Rolfe, Jim (2007) 'Many small states, two regions, different constructions', Social and Economic Studies, 56:1/2, 96–134


In both the Caribbean and the South Pacific formal regional political groupings have been in existence since the early 1970s. These organizations, the Caribbean Community (CARICOM) and the Pacific Islands Forum (the Forum) respectively, have many similarities but despite their similarities, the pace and direction of region-building by CARICOM and the Forum have differed considerably. In this paper I examine the development of the two organizations, their relationships with other multilateral organizations within their regions, and the ways they are facing the challenges presented by the current international environment. I compare and contrast the institutional development of each organization and suggest ways each could learn from the other. 

Thorburn, Diana (2007) 'The 'patch' and the 'backyard': Caribbean and Pacific small islands and their regional hegemons', Social and Economic Studies, 56:1/2, 40-26


Pacific and Caribbean small island states share a common feature of their international relations and foreign policy: the overarching presence of a hegemon who is the self-appointed "policeman" of the region. There are striking similarities in the relationships between the Caribbean and the United States and the Pacific islands and Australia. This article explores the differences and similarities in the historical and contemporary relations between the island groupings and their regional hegemons, and offers suggestions as to the significance of these similarities and differences for better understanding the regional and international political environment in which these island states operate. 

Tisdell, Clem (2014) 'The MIRAB model of small island economies in the Pacific and their security issues: revised version', Social Economics, Policy and Development Working Papers 165087, University of Queensland, School of Economics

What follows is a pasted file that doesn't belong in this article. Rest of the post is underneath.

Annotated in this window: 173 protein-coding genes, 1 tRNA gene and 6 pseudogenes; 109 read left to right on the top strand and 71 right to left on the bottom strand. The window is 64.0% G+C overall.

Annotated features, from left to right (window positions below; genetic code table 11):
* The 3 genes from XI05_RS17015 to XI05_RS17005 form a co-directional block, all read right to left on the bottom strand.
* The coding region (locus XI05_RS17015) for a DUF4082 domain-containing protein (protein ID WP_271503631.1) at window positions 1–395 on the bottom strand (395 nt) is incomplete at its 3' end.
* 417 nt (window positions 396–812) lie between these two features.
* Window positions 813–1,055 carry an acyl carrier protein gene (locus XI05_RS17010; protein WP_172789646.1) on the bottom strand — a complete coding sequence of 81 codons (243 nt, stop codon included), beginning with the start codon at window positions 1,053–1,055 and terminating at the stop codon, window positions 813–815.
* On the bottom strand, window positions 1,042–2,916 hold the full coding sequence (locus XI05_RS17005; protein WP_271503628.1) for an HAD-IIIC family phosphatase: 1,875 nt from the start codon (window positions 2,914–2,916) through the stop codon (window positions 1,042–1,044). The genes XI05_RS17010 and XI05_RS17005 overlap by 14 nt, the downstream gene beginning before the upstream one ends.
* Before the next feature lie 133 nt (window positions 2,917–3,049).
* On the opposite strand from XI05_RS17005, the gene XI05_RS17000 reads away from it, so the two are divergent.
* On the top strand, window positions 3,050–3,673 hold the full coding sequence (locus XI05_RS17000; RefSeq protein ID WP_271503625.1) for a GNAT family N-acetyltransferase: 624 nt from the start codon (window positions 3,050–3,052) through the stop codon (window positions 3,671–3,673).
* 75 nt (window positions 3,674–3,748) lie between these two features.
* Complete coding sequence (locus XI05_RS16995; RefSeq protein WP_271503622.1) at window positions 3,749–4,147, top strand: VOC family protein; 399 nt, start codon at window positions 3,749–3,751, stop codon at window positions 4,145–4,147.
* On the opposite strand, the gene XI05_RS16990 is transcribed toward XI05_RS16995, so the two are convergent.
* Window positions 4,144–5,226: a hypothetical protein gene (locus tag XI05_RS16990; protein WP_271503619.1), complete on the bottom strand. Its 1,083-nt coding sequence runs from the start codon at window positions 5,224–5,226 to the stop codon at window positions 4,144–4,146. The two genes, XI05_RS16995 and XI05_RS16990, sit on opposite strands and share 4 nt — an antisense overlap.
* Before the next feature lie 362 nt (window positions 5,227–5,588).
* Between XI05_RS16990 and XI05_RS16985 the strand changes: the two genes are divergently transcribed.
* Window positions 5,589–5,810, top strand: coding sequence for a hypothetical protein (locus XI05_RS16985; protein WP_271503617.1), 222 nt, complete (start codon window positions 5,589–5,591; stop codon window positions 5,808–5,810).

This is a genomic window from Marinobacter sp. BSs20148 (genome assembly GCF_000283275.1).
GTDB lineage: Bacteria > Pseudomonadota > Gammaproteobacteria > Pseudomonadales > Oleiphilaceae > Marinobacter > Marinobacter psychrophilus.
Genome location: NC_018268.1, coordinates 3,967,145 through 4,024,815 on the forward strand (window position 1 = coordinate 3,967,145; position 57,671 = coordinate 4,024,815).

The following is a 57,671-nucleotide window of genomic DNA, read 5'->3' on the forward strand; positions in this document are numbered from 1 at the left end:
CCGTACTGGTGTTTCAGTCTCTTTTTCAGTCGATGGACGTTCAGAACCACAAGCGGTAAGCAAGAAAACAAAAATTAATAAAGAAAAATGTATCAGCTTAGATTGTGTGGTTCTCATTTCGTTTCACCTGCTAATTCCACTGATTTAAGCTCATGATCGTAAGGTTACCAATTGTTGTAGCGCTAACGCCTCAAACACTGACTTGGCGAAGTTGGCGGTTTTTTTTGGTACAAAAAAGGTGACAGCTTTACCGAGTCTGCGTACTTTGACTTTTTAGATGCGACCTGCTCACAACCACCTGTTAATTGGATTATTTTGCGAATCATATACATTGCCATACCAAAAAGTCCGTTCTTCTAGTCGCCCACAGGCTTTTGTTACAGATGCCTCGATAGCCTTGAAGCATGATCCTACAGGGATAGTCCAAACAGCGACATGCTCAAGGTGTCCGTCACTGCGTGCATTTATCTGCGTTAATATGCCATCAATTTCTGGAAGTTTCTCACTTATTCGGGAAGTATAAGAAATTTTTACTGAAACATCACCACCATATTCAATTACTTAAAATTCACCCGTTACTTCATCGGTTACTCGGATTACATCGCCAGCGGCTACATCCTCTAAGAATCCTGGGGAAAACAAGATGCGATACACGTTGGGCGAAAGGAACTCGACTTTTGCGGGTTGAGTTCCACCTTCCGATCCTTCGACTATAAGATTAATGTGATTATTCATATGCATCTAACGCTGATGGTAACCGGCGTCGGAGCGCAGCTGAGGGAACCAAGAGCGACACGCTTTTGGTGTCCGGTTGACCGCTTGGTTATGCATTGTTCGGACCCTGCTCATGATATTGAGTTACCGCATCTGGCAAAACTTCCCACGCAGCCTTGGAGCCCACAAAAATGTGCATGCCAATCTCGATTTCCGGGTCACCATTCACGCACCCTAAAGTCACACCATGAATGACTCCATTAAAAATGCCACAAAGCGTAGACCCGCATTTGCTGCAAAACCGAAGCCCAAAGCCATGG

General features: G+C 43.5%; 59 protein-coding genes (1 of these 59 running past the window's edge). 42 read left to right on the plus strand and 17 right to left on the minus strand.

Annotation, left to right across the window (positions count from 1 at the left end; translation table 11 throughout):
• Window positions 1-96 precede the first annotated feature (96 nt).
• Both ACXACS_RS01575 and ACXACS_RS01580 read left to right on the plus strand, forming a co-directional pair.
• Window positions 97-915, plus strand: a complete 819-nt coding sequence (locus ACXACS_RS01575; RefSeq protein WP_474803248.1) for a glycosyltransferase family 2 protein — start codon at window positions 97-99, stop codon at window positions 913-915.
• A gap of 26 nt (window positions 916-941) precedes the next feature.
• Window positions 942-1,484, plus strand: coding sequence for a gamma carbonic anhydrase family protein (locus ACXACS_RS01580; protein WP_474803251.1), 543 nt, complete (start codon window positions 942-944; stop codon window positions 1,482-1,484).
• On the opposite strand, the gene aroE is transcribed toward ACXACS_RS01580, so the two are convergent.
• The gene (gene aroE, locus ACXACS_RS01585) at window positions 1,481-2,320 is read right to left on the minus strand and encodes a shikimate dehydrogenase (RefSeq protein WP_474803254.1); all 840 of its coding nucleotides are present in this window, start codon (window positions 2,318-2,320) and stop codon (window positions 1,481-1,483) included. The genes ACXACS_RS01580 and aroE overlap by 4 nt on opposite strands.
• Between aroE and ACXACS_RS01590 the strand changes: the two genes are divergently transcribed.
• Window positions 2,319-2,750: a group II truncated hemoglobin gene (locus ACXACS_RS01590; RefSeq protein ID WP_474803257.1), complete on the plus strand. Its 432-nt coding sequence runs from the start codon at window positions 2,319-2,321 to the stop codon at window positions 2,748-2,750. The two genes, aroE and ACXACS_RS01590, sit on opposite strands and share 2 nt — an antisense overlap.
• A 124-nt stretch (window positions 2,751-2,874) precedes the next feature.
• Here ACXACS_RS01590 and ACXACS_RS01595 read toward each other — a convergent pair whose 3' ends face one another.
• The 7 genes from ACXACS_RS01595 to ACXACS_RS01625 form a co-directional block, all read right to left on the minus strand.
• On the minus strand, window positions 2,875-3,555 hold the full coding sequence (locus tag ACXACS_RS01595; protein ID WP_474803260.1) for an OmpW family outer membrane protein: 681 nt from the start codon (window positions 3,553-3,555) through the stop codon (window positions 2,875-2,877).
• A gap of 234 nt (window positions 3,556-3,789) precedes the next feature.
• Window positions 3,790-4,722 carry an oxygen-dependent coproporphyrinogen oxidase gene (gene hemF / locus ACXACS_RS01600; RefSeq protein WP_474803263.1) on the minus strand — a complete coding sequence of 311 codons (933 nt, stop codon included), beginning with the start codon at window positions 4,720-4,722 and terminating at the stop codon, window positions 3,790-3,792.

The MIRAB model of Pacific island micro-economies was developed in the mid-1980s by the New Zealand economists, Bertram and Watters, and dominated the literature on the economics of small island nations and economies until alternative models were proposed two decades later. Nevertheless, it is still an influential theory. MIRAB is an acronym for migration (MI), remittance (R) and foreign aid (A) and the public bureaucracy (B); the main components of the MIRAB model. The nature of this model is explained and the importance of distinguishing between the two processes involved in it (one based on foreign aid and the other on overseas remittance) is emphasised. Evidence is given of the importance of migration and overseas remittance for the functioning of some Pacific island microstates, such as Tonga. Yet, it is argued that no single model adequately typifies the economic situations of Pacific microstates and micro-economies because of their diversity. Even economies that have been classified as MIRAB economies can be very different. The newer TOURAB, SITE and PROFIT models have similar limitations. In order to understand adequately the economic situation of Pacific island microstates (including their economic vulnerability, their sustainability, and political merchantabilities), it is necessary to adopt a more holistic approach which takes account of historical, cultural and environmental factors. This is illustrated by the case of Nauru. 




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